Immortality and cryonics

In “Philosophical Models of Immortality in Science Fiction,” (in: Immortal Engines: Life Extension and Immortality in Science Fiction and Fantasy) John Martin Fischer and Ruth Curl construct a taxonomy for immortality. As can be seen in the figure on the left (click for larger image), only some models of immortality meet the criterion of real personal immortality in which an individual leads an indefinitely long single life (atomistic non-serial immortality). If we leave the issue of solipsistic and non-solipsistic immortality to the side (see David Deutsch on solipsism), the only mature method listed to achieve immortality which is available right now is cryonics. Strictly speaking, cryonics itself does not achieve immortality, but it can enable a person to reach a time when technologies that can produce immortality may be available.

For many people who aspire to become immortal it is doubtful that technologies that can achieve real immortality will be available in their lifetime. But even if all “immortalists” living today would be able to benefit from life extension escape velocity, accidents do happen, and breakthroughs in rejuvenation will not be of benefit to those who are dead. Cryonics (or any form of biostasis) is not just a backup strategy to ensure that an individual will reach a time where immortalist technologies are available, it will remain necessary as long as individuals are at risk of injury that cannot be treated by the prevailing medical technologies of the time.

So far it has been assumed that immortality is possible but there are problems with immortalism. Immortality would mean a zero probability of information-theoretic death and avoidance of the most formidable obstacle of all, the heat death of the universe.

Even individuals who hope to benefit from SENS and have made arrangements for cryonics live in a world with a non-trivial probability of information-theoretic death. Minimizing the probability of information-theoretic death should be the objective of radical life extension — an outlook which itself must be balanced against values such as the quality of life.

Ev Cooper's cryonics classic published online

Few, if any, cryonicists today can retrace their personal interest in cryonics to Evan Cooper. Despite the broader recognition of Robert Ettinger’s book, “The Prospect of Immortality,” which was commercially published in 1964, Cooper’s privately published 1962 manuscript, “Immortality: Physically, Scientifically, Now,” is an important parallel effort in what would later become known as cryonics. Soon afterward Ev also started the first cryonics organization, the Life Extension Society (LES), from which several other cryonics societies eventually emerged.

Ev was a charismatic leader, but the LES lost influence over the years as the various Cryonics Societies began to operate in earnest; particularly after the Cryonics Society of California performed the first human cryopreservation of Dr. James H. Bedford in January 1967. Later that year Ev called off his annual LES conference and  began to diminish his efforts, leaving the movement by 1970.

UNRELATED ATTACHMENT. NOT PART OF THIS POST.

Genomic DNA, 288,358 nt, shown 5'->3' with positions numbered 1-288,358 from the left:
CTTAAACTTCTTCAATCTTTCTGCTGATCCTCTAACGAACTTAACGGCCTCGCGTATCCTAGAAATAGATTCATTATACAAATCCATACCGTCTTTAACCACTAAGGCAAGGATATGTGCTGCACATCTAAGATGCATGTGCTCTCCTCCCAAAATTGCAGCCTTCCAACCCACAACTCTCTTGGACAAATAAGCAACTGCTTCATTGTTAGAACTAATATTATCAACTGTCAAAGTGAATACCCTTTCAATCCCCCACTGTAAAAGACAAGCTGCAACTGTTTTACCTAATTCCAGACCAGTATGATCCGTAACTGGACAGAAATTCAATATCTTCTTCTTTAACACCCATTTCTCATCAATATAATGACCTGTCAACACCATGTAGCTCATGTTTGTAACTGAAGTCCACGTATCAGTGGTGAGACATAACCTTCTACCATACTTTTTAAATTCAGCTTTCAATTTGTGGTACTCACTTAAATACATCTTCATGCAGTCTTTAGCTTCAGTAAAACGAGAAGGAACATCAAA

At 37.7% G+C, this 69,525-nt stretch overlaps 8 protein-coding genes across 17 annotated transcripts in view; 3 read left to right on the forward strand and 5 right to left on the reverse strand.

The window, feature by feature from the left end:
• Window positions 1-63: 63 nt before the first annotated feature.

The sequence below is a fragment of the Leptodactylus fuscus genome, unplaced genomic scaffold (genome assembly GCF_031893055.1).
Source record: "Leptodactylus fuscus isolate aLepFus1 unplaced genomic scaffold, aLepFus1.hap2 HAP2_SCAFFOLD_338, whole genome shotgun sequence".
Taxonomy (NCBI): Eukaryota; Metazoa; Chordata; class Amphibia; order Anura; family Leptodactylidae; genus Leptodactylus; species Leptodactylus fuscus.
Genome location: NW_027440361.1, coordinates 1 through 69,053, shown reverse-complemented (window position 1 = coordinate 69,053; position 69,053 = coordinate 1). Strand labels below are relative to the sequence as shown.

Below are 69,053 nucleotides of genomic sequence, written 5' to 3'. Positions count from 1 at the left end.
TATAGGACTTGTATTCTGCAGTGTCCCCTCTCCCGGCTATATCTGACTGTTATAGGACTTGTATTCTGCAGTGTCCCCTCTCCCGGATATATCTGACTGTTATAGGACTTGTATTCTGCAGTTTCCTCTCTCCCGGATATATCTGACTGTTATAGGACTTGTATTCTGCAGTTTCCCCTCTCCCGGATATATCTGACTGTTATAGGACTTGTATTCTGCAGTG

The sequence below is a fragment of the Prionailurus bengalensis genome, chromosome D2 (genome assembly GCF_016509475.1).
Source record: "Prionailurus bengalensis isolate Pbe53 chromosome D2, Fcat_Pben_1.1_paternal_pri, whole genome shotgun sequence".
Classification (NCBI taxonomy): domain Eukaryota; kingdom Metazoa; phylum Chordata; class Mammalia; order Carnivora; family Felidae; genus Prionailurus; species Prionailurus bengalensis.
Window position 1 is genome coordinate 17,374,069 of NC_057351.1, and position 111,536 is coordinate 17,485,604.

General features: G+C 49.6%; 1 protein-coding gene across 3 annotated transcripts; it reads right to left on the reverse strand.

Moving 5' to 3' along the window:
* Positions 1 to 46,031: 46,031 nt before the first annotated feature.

Always an enigmatic character, no one knows much about why Ev disappeared and removed himself from cryonics. Cryonics activist Mike Darwin notes in the March 1983 issue of Cryonics Magazine that Ev’s former wife, Mildred, said that “he turned away from cryonics because of overload, burn-out, and a general sense that it was not going to be a viable option in his lifetime.” In the same issue, Saul Kent notes that the political struggles engendered by the emergence of the new cryonics societies also seem to have played a role in Ev’s decision to walk away from cryonics. He spent the remaining years of his life sailing along the Eastern seaboard until he failed to return home after an attempt to sail his inadequately repaired boat from Martha’s Vineyard to Beaufort, South Carolina, in 1982. Ev Cooper was presumed lost at sea.

We may never know exactly why Ev Cooper turned his back on cryonics — he destroyed all personal papers and most of his correspondence sometime before his death — but we can surmise that in order to have been the first cryonicist (or at least the first advocate of forming a cryonics movement), Ev must have been an optimist. His book, reissued by the Society for Venturism in 1991 and offered below in both printable HTML and PDF formats with the help of Mike Perry, is a forward-looking synthesis of information, indicative of Ev’s ardent hope for the potential of science to benefit humankind. Ev’s book not only discusses the use of cold to preserve patients in the hope of future resuscitation, a substantial part of his manuscript is devoted to reviewing different scientific means to achieve “physical immortality.” The author also anticipates a lot of other “futurist” topics like synthetic biology, transhumanism, mind uploading, and the singularity.

We remain hopeful that Ev’s other expectations in life were met, and are duly thankful for his early and unique contribution to the field of cryonics.

“Immortality: Physically, Scientifically, Now” by Ev Cooper (writing as Nathan Duhring):

** HTML format

** Adobe portable document format (PDF)